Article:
Why Implant not Completely Seated?

At first infiltration anesthesia is provided.  When the anesthetic is administered buccally, purulent discharge is from the buccal sulcus.  The tooth #31 has mobility III.  There is abundant granulation tissue in the socket after extraction.  The buccal plate is absent, while the lingual plate is ~ 1 mm above the bottom of the socket.  The osteotomy is initiated lingually with a 2 mm pilot drill (stopper set at 8 mm).  The 1st intraop PA is taken with a parallel pin (Fig.1 black line is the mark of 8 mm).  The depth of the osteotomy is 14 mm from the gingival margin (Fig.2) with 3 mm away from the upper border of the Inferior Alveolar Canal (yellow dashed line).  Further osteotomy is finished with reamers following Inferior Alveolar Nerve block for pain control.  A 5.9x8 mm implant is not completely seated (insertion torque >60 Ncm; Fig.3,4; arrowhead: the apical end of the osteotomy).  Further torque (Fig.5) results in failure of the engagement of the implant driver to the implant.  There is a remote possibility that the newly formed buccal plate is fractured.  Why is the implant not completely seated?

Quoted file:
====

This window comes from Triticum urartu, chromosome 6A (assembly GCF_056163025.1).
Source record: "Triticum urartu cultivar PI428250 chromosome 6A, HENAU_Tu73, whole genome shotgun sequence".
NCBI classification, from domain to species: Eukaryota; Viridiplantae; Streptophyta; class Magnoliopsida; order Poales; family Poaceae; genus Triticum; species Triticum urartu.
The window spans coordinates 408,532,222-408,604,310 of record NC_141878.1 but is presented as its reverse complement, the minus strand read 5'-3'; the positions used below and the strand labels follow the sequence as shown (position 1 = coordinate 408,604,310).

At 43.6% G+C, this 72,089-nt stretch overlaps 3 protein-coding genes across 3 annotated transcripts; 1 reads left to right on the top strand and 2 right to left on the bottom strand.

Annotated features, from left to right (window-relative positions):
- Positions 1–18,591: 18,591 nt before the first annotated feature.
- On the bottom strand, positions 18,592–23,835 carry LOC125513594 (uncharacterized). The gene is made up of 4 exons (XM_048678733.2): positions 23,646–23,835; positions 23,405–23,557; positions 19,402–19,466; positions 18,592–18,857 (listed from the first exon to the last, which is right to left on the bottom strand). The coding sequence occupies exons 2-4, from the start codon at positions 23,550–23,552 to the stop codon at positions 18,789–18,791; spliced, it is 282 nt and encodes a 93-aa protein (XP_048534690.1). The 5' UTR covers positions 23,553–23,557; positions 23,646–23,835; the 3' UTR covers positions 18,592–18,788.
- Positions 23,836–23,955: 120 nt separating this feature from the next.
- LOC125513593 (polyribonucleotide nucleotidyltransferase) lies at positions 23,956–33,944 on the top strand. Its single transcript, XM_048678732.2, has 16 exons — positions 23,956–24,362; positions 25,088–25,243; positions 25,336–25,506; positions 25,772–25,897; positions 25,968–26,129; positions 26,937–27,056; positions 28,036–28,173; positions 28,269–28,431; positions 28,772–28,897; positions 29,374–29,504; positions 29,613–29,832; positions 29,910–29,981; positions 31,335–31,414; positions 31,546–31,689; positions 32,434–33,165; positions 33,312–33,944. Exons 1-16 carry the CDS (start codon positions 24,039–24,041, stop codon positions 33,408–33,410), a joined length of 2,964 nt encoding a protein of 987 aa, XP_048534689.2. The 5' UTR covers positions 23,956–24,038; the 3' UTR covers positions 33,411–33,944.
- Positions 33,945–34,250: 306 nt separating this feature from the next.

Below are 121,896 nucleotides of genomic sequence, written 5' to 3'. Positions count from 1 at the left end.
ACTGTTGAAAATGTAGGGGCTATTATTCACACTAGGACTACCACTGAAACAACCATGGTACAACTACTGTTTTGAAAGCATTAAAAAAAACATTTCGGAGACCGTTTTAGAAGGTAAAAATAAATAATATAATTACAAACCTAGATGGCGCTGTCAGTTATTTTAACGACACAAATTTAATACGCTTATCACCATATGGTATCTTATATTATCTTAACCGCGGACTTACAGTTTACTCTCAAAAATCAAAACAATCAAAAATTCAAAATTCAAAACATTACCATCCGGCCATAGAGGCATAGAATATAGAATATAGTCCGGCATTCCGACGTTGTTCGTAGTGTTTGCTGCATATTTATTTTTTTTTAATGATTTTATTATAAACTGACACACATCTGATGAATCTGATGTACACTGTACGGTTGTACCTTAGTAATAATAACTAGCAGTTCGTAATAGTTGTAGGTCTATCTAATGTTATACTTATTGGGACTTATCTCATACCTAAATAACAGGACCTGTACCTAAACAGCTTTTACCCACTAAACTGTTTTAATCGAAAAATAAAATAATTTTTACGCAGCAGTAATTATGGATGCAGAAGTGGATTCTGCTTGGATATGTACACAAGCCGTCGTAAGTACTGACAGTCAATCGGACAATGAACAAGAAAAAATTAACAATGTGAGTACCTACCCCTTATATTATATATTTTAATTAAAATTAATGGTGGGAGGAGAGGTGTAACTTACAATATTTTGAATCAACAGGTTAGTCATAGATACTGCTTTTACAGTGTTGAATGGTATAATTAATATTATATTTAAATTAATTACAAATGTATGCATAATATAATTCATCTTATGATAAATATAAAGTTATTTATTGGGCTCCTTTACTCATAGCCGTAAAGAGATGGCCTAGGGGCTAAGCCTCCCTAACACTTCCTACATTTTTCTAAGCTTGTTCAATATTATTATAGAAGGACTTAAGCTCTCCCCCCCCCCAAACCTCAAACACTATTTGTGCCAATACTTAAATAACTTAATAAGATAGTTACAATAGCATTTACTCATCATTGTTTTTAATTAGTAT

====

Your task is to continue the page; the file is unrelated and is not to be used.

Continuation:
First of all, the bone density at the site of #31 is much higher (Fig.4 black *) than that around the neighboring teeth (while *).  Second, a 5.3x8 mm drill and 5.9x8 mm one if needed should have been used prior to implant re-insertion.

Fortunately the distal crest is at the same level of the implant plateau.  With bone graft (Fig.5 *: autogenous bone + Osteogen), the implant threads may not be exposed.  Because of the incomplete implant seating, a shorter abutment is used (A: 7.8x4 (4.5) mm).  Prior to bone grafting, a piece of collagen membrane (6 month resorption) is placed buccally due to the lacerated buccal gingival margin (Fig.6 ^).  An immediate provisional is fabricated and cemented temporarily (Fig.6 P).  The opposing is a removable partial denture.

The lacerated buccal gingiva appears to have healed 1 week postop (Fig.7).  The coronal portion of the buccal plate at #31 remains atrophic (*) as before (Fig.6), which may help the gingiva (Fig.8 (lingual view) *) adapt to the abutment (arrowheads) and the provisional (P).

Three months postop, the 1st 2 coronal threads of the implant appear to be covered by low density bone, while the apical radiodensity increases (Fig.9).  Twenty days later, the patient returns for final restoration; the gingiva around the abutment is healthy (Fig.10).

Bone density around the implant increases 6 months post cementation (Fig.11).

Return to Professionals, Lower Molar Immediate Implant, Posterior Immediate Provisional

Xin Wei, DDS, PhD, MS 1st edition 04/13/2015, last revision 02/20/2016